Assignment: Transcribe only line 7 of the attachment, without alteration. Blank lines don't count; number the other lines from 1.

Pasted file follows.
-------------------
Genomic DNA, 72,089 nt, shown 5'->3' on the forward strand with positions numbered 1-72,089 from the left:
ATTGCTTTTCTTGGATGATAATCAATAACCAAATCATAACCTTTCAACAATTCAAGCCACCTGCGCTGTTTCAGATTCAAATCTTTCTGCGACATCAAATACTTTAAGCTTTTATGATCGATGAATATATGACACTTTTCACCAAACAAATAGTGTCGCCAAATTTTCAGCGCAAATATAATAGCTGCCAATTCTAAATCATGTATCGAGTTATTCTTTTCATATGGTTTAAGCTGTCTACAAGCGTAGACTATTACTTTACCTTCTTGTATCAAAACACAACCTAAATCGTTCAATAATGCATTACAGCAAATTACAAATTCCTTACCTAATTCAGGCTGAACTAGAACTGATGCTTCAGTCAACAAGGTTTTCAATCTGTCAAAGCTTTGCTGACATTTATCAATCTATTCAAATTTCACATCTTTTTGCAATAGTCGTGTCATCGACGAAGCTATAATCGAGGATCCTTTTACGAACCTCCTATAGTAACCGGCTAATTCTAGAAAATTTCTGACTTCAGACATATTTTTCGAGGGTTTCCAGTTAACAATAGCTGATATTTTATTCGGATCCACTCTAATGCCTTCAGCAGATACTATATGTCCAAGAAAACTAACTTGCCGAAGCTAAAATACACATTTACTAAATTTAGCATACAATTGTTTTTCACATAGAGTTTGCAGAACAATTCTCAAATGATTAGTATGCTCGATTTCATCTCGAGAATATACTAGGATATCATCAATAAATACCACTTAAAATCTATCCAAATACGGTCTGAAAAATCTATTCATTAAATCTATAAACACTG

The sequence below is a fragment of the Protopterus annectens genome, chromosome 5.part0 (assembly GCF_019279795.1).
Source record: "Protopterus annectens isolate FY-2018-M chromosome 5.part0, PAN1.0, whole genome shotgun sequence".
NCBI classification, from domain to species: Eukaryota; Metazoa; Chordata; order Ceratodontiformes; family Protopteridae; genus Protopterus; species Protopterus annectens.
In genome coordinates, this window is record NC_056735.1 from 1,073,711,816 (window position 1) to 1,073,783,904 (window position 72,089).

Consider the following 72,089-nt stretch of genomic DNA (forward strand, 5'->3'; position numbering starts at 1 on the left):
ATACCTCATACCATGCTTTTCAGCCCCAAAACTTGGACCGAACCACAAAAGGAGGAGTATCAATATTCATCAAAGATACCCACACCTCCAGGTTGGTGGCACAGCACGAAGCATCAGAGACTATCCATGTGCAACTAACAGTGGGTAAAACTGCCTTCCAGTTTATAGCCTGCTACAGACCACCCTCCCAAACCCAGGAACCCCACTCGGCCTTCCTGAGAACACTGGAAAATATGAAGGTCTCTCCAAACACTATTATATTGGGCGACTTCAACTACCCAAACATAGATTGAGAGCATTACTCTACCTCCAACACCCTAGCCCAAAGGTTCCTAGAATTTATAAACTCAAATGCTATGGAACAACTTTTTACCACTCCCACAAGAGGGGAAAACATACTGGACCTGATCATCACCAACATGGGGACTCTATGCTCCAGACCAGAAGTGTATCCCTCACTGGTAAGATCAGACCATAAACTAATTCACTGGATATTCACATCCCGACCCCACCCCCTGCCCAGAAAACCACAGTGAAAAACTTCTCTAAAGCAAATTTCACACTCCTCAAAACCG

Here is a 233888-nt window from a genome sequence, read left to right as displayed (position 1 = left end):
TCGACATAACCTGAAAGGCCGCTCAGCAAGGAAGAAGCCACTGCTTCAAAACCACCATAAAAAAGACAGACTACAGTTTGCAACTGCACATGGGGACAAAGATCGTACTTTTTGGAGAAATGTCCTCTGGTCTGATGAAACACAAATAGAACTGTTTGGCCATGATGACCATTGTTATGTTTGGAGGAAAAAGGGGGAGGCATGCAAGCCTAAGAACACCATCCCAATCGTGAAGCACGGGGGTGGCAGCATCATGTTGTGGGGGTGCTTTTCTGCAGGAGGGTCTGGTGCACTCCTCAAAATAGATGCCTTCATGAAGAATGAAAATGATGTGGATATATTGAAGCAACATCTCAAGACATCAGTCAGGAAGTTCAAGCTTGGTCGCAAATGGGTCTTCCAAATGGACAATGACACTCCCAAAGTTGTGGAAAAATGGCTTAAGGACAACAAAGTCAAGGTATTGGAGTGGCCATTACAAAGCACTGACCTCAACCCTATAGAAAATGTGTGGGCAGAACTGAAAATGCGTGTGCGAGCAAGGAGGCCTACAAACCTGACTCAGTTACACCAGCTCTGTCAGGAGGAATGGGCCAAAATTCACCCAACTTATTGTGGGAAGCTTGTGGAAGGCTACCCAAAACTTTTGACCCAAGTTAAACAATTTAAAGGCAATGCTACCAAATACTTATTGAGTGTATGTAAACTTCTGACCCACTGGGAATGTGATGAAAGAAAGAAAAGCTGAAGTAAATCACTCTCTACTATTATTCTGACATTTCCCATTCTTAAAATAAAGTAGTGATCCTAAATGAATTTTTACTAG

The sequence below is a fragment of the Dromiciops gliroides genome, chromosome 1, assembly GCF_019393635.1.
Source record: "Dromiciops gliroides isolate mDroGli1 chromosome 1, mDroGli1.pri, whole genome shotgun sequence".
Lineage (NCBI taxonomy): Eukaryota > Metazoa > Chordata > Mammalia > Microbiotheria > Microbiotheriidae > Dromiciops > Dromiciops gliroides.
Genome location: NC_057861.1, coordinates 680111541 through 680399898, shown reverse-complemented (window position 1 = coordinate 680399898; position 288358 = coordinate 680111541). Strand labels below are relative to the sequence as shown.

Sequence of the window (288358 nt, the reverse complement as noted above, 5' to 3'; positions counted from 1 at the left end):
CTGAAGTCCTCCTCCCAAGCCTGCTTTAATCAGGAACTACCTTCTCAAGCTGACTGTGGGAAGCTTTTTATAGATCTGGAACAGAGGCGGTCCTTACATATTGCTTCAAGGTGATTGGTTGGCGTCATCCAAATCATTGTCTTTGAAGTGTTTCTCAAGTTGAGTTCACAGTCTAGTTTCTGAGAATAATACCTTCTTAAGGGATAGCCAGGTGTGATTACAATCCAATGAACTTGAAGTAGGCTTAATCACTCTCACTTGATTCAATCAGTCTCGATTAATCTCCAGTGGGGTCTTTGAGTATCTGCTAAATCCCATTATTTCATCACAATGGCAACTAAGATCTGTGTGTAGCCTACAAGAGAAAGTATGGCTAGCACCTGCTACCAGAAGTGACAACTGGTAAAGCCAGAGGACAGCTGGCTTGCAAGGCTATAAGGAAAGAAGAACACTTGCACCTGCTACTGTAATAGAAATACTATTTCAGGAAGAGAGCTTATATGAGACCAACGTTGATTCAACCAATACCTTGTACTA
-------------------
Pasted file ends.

Consider the following 72,089-nt stretch of genomic DNA (forward strand, 5'->3'; position numbering starts at 1 on the left):